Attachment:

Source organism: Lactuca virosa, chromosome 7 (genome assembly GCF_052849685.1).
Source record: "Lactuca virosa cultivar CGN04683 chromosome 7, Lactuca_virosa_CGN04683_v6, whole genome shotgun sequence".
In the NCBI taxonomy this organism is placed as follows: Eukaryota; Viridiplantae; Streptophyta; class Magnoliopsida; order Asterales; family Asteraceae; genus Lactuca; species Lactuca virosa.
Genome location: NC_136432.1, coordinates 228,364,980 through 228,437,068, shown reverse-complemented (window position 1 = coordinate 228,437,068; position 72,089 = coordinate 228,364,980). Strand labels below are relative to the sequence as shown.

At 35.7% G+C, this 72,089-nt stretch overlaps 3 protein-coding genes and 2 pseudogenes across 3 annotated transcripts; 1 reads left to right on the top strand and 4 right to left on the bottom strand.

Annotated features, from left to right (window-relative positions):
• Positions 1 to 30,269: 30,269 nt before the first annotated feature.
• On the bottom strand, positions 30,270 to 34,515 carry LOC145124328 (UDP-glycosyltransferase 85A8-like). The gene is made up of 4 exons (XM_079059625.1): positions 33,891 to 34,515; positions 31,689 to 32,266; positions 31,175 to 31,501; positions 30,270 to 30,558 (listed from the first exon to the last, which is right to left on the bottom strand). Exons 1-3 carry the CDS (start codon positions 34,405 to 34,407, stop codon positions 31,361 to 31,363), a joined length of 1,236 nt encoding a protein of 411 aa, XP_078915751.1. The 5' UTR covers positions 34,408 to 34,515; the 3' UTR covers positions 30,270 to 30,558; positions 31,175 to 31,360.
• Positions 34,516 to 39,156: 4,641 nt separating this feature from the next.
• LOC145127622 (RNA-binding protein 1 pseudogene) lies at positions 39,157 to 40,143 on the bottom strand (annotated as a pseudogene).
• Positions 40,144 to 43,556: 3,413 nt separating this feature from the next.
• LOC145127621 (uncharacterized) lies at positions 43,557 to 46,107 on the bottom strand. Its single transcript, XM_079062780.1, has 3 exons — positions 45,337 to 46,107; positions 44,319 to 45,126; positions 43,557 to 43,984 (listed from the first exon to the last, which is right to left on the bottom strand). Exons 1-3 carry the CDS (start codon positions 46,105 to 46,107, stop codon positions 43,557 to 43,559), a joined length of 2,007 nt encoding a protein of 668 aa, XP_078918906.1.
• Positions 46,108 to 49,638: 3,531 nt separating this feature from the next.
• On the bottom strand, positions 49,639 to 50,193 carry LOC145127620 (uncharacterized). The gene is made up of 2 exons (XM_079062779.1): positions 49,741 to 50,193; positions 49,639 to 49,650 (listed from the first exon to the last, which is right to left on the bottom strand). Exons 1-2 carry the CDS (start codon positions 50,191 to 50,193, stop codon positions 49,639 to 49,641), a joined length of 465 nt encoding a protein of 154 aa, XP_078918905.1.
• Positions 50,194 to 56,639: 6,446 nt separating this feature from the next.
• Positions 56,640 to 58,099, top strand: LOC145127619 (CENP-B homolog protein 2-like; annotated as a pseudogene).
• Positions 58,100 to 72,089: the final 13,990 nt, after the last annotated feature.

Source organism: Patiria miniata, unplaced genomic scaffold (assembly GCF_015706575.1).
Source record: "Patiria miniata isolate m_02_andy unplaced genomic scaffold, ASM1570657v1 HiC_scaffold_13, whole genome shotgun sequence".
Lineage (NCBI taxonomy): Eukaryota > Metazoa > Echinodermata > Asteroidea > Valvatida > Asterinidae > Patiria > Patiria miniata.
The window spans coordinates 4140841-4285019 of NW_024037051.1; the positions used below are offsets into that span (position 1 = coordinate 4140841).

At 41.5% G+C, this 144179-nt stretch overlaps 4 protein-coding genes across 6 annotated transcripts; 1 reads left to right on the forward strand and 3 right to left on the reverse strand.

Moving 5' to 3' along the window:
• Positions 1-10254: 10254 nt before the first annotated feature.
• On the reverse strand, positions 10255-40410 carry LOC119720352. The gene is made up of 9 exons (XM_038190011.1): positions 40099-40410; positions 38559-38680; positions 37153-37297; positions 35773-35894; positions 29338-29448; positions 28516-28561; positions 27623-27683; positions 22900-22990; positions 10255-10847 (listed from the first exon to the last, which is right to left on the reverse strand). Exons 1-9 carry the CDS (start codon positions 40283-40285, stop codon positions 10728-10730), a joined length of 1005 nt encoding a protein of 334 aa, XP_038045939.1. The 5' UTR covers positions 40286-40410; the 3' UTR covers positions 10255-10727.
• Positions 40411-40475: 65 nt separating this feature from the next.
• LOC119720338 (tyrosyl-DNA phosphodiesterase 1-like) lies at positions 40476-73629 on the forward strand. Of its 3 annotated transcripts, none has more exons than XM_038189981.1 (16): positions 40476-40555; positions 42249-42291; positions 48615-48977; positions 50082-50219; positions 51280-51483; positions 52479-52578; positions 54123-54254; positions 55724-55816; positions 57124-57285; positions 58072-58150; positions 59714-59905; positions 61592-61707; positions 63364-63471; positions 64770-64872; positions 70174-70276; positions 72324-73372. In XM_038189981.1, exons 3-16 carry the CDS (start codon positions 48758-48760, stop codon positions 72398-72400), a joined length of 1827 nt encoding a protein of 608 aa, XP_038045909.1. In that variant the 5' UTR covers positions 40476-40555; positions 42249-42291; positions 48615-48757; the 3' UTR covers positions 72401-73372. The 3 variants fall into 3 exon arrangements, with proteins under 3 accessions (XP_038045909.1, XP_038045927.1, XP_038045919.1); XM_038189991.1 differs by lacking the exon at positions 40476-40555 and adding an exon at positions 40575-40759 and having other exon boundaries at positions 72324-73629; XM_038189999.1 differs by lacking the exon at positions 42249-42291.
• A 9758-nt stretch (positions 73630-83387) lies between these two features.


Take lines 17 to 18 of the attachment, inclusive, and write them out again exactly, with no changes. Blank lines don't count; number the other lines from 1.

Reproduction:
• Positions 58,100 to 72,089: the final 13,990 nt, after the last annotated feature.

Source organism: Patiria miniata, unplaced genomic scaffold (assembly GCF_015706575.1).